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So now it’s all but official: The Democratic presidential nominee this year will be Sen. Barack Obama of Illinois. And facing him, it has been clear for several months, will be the Arizona Republican Sen. John McCain.

On reflection, it seems clear that Obama was the all-but-inevitable Democratic choice. The Clintons are a formidable pair, and Hillary put up a memorable battle. She also had what, in this day and age, would ordinarily seem to be enough to guarantee victory: She is a woman. But the Clintons have one supreme disadvantage in Democratic terms: They are white.

Look at it from the standpoint of the so-called “superdelegates,” who, as the race narrowed down with the two contenders so evenly matched, had the delicate task of choosing between them. Was there really any serious possibility that they would reject the black contender?

Many people simply don’t realize how powerful the African-American influence is in the Democratic Party today. In a Democratic national convention of 2004, about one-fifth of the delegates were black. A greater percentage is expected this year. And in the voting booths on Election Day, at least three-quarters of African-American voters are expected to cast their ballots for the Democratic candidates. A Democratic victory at the presidential level, and at most others, is simply inconceivable without that overwhelming margin among blacks.

How likely was it, then, that the national leadership of the Democratic Party, faced with a choice between roughly equally qualified contenders — both United States senators with relatively short records in public office — would turn down the African-American and nominate the white? What would millions of black voters, who have supported the Democratic Party faithfully all their lives, have thought of such a decision? How would they have reacted? The question almost answers itself.

The scene now shifts to the general election. Here, the dynamics are very different. Only about 10 percent of those who vote in a presidential election are African-American. And it is far from certain that other minority blocs — most notably the large number of Hispanic-Americans who are not themselves black — would choose a black nominee over an equally qualified white.

It is certainly true that America has made spectacular progress in diminishing the streak of racism that used to typify white voters. Most white Americans today, I venture to say, would be ashamed to vote against an otherwise attractive candidate because he or she is black. But there are, undeniably, some who would — not that they would necessarily admit this to a pollster or report their vote accurately after they cast it. The question is, how big is this group? And is it bigger or smaller than the number of whites who would actually vote for an African-American precisely as a way of affirming that race should play no part in our politics? There are many such people, and their impact must not be discounted.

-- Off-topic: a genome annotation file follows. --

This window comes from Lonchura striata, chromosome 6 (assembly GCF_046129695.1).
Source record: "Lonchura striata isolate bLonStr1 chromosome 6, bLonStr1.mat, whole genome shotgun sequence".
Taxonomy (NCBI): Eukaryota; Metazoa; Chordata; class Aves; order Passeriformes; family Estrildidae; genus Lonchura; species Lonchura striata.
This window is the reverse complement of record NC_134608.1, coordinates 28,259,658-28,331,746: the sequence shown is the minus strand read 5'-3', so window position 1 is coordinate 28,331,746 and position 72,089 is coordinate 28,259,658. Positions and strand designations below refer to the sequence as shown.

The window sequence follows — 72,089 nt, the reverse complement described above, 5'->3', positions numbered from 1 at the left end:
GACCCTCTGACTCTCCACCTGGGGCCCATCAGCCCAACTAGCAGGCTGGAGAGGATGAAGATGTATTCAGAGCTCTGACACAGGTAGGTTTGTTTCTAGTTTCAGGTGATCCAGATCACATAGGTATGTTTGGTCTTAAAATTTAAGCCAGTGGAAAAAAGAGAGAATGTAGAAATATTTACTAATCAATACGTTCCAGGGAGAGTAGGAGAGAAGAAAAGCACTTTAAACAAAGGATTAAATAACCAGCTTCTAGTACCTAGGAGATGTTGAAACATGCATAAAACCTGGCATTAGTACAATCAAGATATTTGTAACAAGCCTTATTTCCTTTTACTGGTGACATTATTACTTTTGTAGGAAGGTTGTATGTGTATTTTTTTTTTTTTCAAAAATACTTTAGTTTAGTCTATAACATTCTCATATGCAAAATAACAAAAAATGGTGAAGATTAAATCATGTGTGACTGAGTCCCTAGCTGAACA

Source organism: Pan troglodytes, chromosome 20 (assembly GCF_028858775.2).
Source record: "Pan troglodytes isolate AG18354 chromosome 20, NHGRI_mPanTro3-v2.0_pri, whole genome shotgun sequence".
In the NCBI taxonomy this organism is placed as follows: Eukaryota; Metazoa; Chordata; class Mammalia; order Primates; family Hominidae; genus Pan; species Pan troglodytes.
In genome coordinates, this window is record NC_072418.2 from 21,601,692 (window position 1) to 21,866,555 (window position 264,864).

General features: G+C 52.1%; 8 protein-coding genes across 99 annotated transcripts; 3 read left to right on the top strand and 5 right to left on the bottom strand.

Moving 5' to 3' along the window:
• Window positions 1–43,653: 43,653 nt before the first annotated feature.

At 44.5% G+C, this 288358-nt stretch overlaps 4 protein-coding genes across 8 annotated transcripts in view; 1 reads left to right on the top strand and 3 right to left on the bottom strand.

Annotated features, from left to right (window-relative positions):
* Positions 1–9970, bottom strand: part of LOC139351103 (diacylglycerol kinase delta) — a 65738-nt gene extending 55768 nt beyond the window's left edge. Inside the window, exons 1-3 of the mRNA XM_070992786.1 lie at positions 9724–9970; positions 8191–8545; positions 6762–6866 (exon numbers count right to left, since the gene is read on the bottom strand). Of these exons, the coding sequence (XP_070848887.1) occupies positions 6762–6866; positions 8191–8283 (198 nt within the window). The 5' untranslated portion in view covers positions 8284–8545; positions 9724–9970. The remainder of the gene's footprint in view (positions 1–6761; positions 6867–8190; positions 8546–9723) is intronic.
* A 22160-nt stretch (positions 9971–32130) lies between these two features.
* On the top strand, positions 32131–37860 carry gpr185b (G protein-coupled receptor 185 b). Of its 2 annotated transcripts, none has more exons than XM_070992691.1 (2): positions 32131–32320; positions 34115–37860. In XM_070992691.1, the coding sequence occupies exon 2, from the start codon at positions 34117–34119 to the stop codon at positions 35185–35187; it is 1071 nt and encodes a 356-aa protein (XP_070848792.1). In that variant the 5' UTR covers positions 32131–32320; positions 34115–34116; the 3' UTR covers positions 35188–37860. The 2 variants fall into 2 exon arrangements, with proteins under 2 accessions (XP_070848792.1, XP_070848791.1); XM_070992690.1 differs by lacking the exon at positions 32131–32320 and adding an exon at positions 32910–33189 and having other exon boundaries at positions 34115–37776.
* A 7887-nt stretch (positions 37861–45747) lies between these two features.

Karl Rove, the shrewd Republican operative whose estimates deserve high respect, recently said publicly that, in his opinion, the nomination of a black candidate like Obama would actually net more white votes for the Democrats, on the basis of his race, than it would lose.

There are, of course — and ought to be — other considerations. One, surely, is the other qualifications of the rival candidates. Obama has spent four years in the U.S. Senate (his only federal office); McCain has spent 22, preceded by four in the House of Representatives. Should that matter, and, if so, how much? McCain is an injured war veteran who spent five years as a prisoner of war in Vietnam; Obama has no military record. People who rightly insist that Obama’s race is irrelevant will have a harder time saying the same about these remarkable facts.

The case for McCain is powerful and has nothing to do with race


This article originally appeared on Townhall.com on Jun 09, 2008


  • William Rusher

    William A. Rusher, a Distinguished Fellow of the Claremont Institute, was the publisher of National Review magazine from 1957 to 1988. A prominent conservative spokesman, Rusher gained national recognition over forty years as a television and radio personality. Since 1973, his syndicated column "The Conservative Advocate" has appeared in newspapers across the U.S. He is also a prolific author and lecturer, with five books and numerous articles. His notable works include "The Making of the New Majority Party" and "The Rise of the Right." An influential political activist, Rusher was instrumental in the 1961 draft of Barry Goldwater for the 1964 Republican nomination, which reshaped the Republican Party and continued under Ronald Reagan. He graduated from Princeton University and Harvard Law School, served in the Air Force during World War II, and worked at a major Wall Street law firm. He also served as associate counsel to the U.S. Senate's Internal Security Subcommittee before joining National Review. In 1989, Rusher became a Distinguished Fellow at the Claremont Institute, continuing to write and advise from his home in San Francisco. He remains active on various boards, including the Ashbrook Center for Public Affairs, National Review Inc., and the Media Research Center.

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